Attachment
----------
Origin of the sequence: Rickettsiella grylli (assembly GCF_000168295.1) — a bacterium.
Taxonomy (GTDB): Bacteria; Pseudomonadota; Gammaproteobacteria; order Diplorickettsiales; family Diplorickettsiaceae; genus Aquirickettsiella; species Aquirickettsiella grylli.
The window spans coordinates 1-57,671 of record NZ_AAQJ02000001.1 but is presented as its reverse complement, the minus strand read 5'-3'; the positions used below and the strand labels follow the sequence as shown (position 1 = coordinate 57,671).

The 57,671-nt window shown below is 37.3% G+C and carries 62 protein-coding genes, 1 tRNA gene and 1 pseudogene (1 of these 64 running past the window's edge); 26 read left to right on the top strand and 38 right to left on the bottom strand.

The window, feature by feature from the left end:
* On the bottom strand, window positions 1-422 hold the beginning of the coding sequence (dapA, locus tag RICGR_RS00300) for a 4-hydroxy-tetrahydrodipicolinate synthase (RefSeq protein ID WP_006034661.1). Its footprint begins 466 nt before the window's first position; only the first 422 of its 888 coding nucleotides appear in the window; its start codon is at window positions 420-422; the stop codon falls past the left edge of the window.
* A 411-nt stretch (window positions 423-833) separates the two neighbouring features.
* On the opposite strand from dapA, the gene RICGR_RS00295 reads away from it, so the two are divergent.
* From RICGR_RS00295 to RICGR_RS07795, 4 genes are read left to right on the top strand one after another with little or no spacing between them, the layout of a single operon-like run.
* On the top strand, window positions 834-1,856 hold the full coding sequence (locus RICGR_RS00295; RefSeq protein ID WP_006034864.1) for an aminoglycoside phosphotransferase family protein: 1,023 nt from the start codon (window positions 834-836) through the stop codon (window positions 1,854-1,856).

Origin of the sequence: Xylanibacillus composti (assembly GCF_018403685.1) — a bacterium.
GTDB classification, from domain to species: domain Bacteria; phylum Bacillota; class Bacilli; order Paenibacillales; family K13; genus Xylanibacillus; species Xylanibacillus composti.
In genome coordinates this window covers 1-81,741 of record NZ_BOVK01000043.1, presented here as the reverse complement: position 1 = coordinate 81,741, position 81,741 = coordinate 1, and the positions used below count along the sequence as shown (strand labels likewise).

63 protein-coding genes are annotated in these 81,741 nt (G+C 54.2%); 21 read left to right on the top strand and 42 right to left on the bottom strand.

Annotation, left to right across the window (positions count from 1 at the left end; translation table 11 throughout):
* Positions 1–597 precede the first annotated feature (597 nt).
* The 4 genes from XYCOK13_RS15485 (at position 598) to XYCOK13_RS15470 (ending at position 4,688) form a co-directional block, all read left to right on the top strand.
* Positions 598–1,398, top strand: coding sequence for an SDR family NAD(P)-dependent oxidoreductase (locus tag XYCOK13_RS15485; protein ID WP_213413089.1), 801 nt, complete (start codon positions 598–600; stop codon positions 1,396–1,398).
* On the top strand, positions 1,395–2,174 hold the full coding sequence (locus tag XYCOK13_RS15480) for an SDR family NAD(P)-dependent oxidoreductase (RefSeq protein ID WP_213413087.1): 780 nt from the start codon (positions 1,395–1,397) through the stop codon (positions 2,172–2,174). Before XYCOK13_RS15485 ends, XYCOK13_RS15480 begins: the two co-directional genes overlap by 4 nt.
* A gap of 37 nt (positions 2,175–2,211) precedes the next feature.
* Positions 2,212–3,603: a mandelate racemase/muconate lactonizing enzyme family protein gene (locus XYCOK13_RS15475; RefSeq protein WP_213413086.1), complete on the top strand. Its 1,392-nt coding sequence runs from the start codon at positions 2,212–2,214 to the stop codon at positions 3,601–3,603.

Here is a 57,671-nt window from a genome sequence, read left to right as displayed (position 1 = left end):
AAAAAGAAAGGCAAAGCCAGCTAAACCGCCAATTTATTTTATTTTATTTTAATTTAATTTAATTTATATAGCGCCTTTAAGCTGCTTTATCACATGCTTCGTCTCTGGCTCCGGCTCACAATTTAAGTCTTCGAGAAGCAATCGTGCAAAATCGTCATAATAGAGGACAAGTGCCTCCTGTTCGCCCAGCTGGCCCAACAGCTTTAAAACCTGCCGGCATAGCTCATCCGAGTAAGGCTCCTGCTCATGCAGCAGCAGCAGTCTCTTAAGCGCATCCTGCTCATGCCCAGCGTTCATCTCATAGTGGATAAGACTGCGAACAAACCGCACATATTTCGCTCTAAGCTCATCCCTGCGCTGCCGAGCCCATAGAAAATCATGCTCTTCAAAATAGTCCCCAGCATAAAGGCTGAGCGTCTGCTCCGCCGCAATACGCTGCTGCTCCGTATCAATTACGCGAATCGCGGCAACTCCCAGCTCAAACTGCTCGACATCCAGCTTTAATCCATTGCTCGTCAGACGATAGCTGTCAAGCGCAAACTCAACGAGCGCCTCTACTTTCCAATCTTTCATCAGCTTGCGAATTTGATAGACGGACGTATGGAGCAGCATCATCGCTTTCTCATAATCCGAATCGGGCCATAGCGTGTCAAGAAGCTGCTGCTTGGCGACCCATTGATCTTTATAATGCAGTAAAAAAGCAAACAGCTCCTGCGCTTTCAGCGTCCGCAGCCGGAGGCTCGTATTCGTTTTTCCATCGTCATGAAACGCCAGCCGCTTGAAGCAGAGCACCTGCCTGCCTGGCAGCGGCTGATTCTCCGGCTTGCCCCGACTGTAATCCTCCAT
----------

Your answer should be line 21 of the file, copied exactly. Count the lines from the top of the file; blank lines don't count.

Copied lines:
* Positions 2,212–3,603: a mandelate racemase/muconate lactonizing enzyme family protein gene (locus XYCOK13_RS15475; RefSeq protein WP_213413086.1), complete on the top strand. Its 1,392-nt coding sequence runs from the start codon at positions 2,212–2,214 to the stop codon at positions 3,601–3,603.